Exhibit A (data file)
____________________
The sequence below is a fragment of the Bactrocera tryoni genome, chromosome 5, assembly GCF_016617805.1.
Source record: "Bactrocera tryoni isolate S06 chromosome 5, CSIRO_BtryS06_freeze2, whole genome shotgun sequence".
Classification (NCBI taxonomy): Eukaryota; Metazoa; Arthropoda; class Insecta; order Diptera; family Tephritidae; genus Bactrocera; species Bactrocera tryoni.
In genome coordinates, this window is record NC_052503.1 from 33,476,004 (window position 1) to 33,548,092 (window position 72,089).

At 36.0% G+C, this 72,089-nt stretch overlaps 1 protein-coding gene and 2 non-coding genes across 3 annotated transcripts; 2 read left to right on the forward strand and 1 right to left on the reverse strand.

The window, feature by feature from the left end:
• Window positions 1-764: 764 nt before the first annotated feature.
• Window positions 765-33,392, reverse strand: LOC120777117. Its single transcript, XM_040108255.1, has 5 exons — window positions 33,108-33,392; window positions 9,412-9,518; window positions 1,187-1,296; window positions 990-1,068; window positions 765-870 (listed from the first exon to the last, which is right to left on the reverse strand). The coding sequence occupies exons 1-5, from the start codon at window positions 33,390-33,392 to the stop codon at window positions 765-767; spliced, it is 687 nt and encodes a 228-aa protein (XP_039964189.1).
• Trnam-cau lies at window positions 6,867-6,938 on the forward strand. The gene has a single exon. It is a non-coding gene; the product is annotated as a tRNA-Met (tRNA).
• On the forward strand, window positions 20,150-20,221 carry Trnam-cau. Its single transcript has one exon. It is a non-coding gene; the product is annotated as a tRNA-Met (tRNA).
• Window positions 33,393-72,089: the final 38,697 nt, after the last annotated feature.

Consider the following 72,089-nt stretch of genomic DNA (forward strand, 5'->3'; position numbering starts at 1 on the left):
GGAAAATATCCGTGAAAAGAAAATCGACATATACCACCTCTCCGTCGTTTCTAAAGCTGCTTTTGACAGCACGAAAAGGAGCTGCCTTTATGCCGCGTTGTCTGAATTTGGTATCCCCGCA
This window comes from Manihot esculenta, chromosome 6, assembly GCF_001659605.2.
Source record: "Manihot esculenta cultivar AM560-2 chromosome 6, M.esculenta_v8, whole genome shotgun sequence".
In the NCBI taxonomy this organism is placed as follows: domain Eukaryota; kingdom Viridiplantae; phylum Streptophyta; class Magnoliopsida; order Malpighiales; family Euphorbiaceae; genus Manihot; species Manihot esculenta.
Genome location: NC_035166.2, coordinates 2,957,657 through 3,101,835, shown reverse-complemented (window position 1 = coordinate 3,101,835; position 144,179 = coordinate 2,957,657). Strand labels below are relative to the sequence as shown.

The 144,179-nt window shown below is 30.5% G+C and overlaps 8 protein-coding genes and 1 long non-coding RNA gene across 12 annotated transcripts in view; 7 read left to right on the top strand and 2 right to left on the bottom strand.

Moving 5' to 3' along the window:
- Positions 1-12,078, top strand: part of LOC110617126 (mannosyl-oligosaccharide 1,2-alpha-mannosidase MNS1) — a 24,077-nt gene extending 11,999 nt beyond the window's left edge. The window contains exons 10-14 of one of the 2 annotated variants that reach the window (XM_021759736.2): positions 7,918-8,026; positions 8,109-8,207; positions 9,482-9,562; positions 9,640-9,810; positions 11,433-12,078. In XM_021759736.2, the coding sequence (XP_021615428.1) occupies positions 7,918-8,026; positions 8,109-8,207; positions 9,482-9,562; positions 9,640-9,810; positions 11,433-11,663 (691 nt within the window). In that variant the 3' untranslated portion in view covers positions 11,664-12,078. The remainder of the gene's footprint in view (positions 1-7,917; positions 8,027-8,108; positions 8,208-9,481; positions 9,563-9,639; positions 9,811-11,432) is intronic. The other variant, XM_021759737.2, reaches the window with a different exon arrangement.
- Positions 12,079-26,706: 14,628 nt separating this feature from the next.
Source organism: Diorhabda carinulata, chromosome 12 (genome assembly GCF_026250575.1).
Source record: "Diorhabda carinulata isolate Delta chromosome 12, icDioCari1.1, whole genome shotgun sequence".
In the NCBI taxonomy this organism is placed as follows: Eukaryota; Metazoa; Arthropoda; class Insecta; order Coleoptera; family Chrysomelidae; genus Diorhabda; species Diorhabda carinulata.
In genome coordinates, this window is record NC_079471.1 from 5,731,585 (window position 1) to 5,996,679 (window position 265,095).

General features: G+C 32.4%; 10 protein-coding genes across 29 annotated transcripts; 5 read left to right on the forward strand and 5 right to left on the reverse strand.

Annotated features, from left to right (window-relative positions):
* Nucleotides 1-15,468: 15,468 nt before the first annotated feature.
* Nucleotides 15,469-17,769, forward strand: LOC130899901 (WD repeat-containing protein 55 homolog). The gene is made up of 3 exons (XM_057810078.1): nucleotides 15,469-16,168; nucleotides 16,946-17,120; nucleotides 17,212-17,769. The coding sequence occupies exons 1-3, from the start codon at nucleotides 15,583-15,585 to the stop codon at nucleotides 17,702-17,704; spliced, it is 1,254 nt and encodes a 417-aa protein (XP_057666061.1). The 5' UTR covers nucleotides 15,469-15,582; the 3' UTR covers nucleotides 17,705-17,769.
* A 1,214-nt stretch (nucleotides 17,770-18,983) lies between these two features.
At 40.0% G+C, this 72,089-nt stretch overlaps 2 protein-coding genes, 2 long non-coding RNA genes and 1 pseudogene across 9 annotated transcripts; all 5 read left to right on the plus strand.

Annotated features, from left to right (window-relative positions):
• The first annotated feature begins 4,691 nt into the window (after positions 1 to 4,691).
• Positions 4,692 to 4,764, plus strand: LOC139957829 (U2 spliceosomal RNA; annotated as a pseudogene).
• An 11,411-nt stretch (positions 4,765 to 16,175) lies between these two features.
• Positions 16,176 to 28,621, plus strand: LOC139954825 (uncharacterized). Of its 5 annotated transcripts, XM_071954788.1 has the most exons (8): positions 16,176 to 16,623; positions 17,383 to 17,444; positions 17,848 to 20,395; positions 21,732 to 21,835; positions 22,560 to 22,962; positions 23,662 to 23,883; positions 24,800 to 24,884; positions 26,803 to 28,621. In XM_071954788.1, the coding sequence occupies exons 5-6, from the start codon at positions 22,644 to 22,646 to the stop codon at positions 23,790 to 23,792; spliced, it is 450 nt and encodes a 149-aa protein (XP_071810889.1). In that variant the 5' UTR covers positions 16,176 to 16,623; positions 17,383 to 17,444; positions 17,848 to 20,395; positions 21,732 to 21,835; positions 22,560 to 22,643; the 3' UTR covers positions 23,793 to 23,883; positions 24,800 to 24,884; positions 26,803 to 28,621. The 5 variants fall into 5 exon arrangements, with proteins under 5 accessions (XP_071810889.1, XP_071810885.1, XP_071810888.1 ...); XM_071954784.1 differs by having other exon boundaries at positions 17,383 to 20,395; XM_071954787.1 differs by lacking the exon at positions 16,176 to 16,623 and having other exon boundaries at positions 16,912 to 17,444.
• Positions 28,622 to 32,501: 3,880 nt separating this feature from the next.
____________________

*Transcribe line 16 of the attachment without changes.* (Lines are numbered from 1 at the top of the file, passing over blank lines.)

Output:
In the NCBI taxonomy this organism is placed as follows: domain Eukaryota; kingdom Viridiplantae; phylum Streptophyta; class Magnoliopsida; order Malpighiales; family Euphorbiaceae; genus Manihot; species Manihot esculenta.